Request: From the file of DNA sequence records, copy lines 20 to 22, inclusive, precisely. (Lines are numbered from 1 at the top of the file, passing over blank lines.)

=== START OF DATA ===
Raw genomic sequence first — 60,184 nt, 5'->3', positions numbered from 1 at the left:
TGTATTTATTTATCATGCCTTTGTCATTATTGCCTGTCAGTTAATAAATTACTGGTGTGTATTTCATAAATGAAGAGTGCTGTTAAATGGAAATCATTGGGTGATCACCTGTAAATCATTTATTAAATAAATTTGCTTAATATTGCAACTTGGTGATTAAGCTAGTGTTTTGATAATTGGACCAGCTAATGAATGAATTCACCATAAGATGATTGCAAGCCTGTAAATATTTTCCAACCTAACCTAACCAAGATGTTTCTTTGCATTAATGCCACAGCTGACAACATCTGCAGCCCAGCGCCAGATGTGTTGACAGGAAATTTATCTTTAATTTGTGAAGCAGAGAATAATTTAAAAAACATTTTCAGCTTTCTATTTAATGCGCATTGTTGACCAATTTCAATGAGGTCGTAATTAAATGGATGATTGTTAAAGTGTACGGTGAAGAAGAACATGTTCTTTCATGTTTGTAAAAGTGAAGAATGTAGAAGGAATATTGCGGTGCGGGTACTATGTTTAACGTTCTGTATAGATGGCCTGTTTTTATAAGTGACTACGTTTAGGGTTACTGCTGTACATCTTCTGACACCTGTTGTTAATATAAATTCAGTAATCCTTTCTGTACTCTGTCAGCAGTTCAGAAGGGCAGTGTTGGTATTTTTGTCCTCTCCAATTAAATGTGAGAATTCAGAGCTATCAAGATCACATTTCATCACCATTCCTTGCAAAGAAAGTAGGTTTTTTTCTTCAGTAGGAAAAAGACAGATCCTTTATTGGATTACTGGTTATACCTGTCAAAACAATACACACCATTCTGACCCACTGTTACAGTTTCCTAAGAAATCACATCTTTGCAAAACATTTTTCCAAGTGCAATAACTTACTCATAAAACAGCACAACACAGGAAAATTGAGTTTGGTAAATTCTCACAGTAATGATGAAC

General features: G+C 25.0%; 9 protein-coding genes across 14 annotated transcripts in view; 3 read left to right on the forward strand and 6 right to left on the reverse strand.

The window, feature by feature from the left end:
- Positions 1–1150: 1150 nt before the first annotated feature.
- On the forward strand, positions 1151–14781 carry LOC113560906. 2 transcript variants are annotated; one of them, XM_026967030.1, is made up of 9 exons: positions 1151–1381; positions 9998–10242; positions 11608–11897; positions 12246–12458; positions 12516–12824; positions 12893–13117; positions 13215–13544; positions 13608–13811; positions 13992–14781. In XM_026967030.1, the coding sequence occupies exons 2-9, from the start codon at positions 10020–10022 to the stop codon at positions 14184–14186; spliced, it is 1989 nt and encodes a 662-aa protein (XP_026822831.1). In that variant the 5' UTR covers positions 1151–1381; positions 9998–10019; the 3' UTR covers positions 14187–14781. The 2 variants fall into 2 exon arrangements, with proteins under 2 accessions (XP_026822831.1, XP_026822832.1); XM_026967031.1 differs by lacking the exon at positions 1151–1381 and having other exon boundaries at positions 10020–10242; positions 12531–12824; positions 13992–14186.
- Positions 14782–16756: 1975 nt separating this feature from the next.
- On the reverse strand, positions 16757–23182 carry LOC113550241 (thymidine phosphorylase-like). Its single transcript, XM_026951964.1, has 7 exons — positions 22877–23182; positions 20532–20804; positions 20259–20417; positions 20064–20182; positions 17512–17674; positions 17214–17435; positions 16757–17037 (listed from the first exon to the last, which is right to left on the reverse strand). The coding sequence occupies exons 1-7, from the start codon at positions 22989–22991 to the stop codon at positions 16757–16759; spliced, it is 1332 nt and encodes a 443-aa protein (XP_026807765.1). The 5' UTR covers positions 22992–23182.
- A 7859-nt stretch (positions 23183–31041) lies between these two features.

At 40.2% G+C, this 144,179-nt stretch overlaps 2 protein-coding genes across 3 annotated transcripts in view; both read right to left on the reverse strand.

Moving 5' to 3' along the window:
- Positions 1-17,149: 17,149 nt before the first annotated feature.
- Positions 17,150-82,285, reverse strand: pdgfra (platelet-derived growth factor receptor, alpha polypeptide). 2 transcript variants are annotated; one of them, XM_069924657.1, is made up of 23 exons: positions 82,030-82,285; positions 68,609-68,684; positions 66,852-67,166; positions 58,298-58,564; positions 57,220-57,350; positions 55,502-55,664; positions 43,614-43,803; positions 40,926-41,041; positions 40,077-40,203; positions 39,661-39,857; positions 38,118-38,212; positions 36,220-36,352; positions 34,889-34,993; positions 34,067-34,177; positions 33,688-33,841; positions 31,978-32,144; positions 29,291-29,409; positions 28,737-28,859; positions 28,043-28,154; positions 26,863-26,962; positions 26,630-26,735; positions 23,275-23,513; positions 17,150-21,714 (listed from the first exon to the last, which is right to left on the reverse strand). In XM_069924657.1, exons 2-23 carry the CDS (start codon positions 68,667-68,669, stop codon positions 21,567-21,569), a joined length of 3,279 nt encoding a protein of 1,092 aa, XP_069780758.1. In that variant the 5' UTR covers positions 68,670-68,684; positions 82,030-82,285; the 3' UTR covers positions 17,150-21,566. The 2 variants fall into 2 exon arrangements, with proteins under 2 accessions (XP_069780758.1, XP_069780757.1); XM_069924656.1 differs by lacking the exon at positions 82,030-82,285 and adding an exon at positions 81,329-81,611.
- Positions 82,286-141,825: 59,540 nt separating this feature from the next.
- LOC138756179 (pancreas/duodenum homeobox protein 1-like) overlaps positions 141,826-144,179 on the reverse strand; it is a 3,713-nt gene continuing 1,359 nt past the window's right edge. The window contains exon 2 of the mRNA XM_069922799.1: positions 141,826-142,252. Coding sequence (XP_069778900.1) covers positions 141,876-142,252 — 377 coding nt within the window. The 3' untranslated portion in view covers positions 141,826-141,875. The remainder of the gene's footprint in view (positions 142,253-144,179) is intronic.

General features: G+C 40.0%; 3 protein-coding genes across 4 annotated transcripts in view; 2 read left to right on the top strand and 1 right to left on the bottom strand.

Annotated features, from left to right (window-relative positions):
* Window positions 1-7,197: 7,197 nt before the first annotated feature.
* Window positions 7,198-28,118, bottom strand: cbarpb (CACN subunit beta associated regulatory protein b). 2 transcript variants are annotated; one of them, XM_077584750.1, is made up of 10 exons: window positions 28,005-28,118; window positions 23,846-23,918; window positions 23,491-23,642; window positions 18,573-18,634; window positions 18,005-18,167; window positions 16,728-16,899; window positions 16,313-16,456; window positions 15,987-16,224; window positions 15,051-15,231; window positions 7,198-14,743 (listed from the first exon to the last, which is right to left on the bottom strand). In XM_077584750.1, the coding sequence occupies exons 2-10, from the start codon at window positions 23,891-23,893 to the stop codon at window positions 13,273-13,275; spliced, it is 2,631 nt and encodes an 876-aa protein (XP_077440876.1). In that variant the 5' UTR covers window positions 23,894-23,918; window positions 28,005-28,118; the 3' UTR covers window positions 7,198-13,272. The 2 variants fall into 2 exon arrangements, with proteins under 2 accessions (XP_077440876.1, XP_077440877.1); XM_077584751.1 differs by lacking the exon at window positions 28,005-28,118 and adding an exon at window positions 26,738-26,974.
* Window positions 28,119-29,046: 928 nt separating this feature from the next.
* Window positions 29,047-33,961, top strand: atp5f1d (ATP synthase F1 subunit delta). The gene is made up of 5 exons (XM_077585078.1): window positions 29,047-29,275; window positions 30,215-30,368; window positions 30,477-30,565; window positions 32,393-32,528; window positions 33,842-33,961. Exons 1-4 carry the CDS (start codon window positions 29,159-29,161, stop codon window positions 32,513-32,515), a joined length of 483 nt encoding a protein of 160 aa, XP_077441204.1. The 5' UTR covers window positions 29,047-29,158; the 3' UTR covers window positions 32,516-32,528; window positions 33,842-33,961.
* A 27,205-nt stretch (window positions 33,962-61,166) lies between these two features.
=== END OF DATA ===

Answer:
* Window positions 28,119-29,046: 928 nt separating this feature from the next.
* Window positions 29,047-33,961, top strand: atp5f1d (ATP synthase F1 subunit delta). The gene is made up of 5 exons (XM_077585078.1): window positions 29,047-29,275; window positions 30,215-30,368; window positions 30,477-30,565; window positions 32,393-32,528; window positions 33,842-33,961. Exons 1-4 carry the CDS (start codon window positions 29,159-29,161, stop codon window positions 32,513-32,515), a joined length of 483 nt encoding a protein of 160 aa, XP_077441204.1. The 5' UTR covers window positions 29,047-29,158; the 3' UTR covers window positions 32,516-32,528; window positions 33,842-33,961.
* A 27,205-nt stretch (window positions 33,962-61,166) lies between these two features.